Oh, Great, Another "Why Projects Fail" Article
CIO recently published another one of those “why projects fail” articles. This one is called 15 Ways to Screw Up an IT Project.
It’s the usual list — failure to define requirements, scope creep, not securing management buy-in — it’s the usual litany that we all know and love.
As a project manager I recognize all the problems mentioned here. It’s tiresome. Yet it continues to hold truth, no matter how certified, trained, or book-learned we become about this black art called “project management.”
So why haven’t we learned? I’m not completely sure. I don’t think it’s a problem that is unique to IT projects. While most of the projects I’ve been involved with have had a strong technology, software, or database management component, they’ve always had a strong business process focus as well.
One thing I’ve noticed is that — and I don’t know if this is typical or not — the more a technology-focused project becomes involved with the business side of things, the less control an IT-oriented project manager has over the unified set of actions and outcomes that need to be orchestrated.
Management techniques that more tightly integrate the IT with non-IT staff in the delivery and review of smaller value-generating deliverables is one approach to overcoming the possibility of having things spin out of control. Unfortunately, this “divide and conquer” approach may not work on larger or more complex projects where a mix of both creative and repetitive tasks need to be controlled using different management approaches. Plus, some one in senior management is always going to be breathing down your neck for status updates about those good old standby performance criteria: cost, budget, and progress against schedule. It’s the real world.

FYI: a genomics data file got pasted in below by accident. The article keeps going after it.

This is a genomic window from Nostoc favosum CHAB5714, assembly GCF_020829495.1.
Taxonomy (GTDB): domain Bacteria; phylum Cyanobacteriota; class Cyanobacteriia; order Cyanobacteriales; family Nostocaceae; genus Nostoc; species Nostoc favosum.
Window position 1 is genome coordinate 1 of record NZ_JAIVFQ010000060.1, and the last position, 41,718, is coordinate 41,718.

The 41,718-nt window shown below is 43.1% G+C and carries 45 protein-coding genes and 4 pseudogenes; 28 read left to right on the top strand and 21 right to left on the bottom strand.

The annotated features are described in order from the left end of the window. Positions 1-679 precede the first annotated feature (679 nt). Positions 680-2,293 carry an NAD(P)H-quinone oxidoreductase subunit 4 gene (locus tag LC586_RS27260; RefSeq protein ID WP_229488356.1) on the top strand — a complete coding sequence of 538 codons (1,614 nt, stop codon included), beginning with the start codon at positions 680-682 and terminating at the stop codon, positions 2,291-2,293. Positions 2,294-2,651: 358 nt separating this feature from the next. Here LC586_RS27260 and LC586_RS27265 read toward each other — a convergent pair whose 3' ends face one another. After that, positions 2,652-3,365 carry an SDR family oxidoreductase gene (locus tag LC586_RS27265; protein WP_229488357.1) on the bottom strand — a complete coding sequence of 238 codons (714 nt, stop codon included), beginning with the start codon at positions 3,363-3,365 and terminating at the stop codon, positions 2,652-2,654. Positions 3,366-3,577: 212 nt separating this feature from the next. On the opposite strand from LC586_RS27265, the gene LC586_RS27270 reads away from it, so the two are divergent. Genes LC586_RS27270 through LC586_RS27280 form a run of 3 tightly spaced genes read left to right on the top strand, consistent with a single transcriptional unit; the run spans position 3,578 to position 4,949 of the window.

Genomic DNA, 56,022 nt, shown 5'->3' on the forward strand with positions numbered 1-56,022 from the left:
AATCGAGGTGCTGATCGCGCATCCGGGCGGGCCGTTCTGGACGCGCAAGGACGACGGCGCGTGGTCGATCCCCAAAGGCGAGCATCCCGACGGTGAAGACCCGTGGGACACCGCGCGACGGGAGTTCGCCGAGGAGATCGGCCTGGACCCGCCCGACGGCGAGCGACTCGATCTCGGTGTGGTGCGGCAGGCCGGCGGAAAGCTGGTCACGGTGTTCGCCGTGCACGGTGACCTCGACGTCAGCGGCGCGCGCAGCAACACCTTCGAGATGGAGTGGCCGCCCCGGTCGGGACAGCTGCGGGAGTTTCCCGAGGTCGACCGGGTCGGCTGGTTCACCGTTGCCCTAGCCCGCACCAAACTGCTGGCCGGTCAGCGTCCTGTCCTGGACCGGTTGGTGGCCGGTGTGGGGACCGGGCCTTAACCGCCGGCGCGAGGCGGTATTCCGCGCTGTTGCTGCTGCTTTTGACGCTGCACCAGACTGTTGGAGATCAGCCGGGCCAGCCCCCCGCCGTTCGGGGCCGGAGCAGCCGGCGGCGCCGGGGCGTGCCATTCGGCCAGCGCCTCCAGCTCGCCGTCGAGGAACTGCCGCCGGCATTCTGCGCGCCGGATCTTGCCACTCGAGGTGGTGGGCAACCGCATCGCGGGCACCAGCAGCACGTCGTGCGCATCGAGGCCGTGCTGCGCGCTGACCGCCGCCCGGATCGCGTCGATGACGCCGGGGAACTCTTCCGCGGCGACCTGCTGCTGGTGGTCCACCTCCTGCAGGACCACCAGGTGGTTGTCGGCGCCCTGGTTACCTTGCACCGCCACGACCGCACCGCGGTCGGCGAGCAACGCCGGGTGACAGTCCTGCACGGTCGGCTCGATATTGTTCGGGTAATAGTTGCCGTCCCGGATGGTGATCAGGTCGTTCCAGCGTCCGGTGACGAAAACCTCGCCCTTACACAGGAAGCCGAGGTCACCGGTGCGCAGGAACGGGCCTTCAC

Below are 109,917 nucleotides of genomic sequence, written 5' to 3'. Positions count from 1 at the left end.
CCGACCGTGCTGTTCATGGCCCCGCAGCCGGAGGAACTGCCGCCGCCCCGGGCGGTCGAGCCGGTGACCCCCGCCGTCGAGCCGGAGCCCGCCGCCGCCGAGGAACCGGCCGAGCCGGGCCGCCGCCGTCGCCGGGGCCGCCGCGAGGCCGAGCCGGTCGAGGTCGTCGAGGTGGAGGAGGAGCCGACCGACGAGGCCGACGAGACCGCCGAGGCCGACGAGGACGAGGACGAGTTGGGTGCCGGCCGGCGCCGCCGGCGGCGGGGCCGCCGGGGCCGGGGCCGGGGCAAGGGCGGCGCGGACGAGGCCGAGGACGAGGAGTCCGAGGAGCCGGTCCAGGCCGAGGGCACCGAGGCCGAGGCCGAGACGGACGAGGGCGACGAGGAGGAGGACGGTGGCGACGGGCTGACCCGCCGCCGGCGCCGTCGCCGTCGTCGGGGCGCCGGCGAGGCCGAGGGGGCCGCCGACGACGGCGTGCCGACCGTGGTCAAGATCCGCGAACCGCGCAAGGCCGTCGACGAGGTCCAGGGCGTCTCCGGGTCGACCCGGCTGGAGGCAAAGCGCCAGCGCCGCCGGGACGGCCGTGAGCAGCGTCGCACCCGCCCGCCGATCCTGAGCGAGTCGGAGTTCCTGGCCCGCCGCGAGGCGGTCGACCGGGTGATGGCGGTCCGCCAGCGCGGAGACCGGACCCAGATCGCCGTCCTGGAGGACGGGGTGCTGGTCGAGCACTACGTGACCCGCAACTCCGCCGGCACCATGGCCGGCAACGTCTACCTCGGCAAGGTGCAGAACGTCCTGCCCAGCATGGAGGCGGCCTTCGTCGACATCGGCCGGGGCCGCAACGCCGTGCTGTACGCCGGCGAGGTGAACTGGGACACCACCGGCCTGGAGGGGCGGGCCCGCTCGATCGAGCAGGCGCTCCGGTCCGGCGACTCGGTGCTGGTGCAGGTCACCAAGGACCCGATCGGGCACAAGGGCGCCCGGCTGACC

It’s always easy to focus on “failure to define requirements and expectations” as reasons for project failure. Even if you adhere to budget and schedule and deliver on time a thing that’s not wanted or expected, you lose. It also pays to assume that things will evolve and change as you work your way through the schedule. That means you need to maintain flexibility and ongoing involvement and honesty with decisionmakers and stakeholders.
That’s good in theory but I have occasionally experienced pushback from clients who thought my projects required too much management involvement. “We hired you to manage this thing so stop bothering me and go manage it!”
Again, nothing new here. You have to assume that (a) things will change, (b) not everyone is going to have the same level of involvement and understanding as you and your core staff, and (c) problems are going to crop up along the way that require thoughtful consideration by stakeholders whether they want to be involved or not.
Welcome to project management!
Copyright (c) 2013 by Dennis D. McDonald